A. Our research shows that commodities are a good protector against inflation in the short term. So if we had an unexpected pick-up in inflation tomorrow and you had a large holding in commodities, you would do very well. But if you look with a longer term view, that relationship breaks down and commodities start to do badly.
With equities, it’s a popular fallacy that they are a good hedge against inflation. It has been shown that companies are unable to increase their margins in line with inflation.
The best inflation hedge has been National Savings & Investments products, but sadly they were pulled from the market.
The other one is to take a more traditional index-linked gilt fund and we have seen good demand in that part of the market. But we are positive on credit risk and we want to give investors a boost in their yield.
Q. British inflation remained well above target in August. Do you agree with the Bank of England’s view that it will fall back below target in 2011?
A. We are not in the business of forecasting economic data but our belief is that inflation will fall steadily over the medium term. If you look at Sweden in the 1990s or at the Great Depression – every time there has been a financial crisis, there has been rampant deflation. The policy actions that have been taken may prevent rampant deflation this time, but there are going to be very strong disinflationary forces.
Another thing I am increasingly focusing on is that although we’ve had an increase in the quantity of money, that’s only one part of the equation. What you really need is the velocity of money to increase, and at the moment it’s sitting in the banks’ vaults – it’s not being on-lent into the economy. Until we start seeing the velocity of money increase, it’s difficult to expect inflation.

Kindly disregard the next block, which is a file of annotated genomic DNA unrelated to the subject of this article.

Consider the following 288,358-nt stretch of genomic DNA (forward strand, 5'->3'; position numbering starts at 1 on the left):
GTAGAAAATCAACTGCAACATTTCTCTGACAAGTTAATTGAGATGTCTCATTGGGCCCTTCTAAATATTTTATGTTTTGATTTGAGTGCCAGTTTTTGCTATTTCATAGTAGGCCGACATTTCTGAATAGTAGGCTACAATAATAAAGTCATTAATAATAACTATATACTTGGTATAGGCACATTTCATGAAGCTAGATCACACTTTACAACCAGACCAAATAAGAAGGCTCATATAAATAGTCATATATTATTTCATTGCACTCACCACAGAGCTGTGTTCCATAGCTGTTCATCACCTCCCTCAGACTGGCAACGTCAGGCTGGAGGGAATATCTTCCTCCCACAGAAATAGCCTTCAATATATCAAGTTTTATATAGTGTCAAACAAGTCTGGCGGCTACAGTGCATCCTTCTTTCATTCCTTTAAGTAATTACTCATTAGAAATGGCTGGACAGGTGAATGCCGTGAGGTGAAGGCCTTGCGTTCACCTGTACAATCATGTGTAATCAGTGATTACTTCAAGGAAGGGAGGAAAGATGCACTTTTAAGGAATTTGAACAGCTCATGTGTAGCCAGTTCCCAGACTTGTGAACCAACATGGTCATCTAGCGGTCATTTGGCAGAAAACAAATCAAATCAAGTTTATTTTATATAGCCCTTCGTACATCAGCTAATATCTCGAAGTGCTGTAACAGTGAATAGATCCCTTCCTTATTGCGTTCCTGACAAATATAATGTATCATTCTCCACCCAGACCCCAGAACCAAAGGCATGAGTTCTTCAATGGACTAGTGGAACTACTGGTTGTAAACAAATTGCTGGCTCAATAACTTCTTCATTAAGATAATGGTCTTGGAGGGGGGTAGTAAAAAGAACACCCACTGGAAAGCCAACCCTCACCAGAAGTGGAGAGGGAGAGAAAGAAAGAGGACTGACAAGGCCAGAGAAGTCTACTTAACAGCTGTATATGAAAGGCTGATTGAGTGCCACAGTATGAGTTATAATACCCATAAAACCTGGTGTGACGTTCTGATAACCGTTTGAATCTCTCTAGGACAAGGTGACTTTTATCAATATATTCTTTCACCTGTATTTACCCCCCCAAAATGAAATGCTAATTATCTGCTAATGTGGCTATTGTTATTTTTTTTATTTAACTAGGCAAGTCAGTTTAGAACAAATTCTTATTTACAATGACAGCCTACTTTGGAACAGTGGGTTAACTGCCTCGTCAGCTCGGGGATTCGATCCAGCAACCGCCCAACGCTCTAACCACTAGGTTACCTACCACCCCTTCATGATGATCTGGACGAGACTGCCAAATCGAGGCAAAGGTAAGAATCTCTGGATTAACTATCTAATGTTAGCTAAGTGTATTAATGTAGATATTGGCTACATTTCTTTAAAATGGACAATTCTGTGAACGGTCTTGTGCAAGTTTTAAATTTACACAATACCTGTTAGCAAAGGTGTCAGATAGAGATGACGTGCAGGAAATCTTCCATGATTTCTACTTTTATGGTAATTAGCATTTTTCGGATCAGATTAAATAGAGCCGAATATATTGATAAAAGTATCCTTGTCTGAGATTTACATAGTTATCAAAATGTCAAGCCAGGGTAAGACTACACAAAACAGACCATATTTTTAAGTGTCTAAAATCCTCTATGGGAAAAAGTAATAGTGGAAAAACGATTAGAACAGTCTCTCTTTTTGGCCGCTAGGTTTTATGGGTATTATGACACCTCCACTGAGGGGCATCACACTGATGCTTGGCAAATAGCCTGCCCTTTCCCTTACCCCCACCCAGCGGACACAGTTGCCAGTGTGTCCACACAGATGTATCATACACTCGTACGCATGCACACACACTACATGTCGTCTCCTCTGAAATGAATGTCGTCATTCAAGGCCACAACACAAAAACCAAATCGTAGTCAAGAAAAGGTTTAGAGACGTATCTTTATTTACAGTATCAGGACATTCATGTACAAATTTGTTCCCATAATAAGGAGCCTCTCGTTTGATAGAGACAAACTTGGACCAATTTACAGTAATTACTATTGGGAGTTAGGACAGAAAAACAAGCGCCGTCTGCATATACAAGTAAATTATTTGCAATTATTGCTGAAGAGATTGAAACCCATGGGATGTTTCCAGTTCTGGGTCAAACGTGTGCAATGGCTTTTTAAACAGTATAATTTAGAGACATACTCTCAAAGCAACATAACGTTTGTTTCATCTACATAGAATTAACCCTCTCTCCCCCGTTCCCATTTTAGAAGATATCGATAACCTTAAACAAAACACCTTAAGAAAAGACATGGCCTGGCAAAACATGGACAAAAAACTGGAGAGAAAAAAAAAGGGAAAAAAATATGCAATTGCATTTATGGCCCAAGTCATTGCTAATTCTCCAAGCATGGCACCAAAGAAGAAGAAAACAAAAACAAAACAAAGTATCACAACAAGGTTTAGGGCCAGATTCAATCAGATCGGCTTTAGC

Q. Do you have any expectations on when lending will increase?
A. If policymakers want to get the money that has been created turning around the system more quickly, they have to go to the banks and say: ’we’ll withdraw your stimulus unless you start lending to the real economy.’ If they do that, it will be a quick turnaround before we see new lending. But because that will be driven by artificial forces, it’s difficult to predict when it will be.
Q. Do you expect the Bank to expand its quantitative easing programme?
A. My prediction is that the economic data is about to turn quite severely down again. I think the residential property markets in America and here are about to suffer another dip. And if you look back to the beginning of this cycle, that was probably the single best early warning sign for what was to come. For that reason we as a team – and myself especially – have got much more bearish on the macroeconomic outlook. We’re definitely closer to having more stimulus than having less.
Q. Would you support an expansion of quantitative easing in Britain?
A. What policymakers have done is vindicated by the fact that we’ve still got a financial system that works. In terms of whether I would support another round, the answer has to be ’by degree’. While I may support another £50 billion or £100 billion in quantitative easing, any more than that and I would start to get a bit nervous.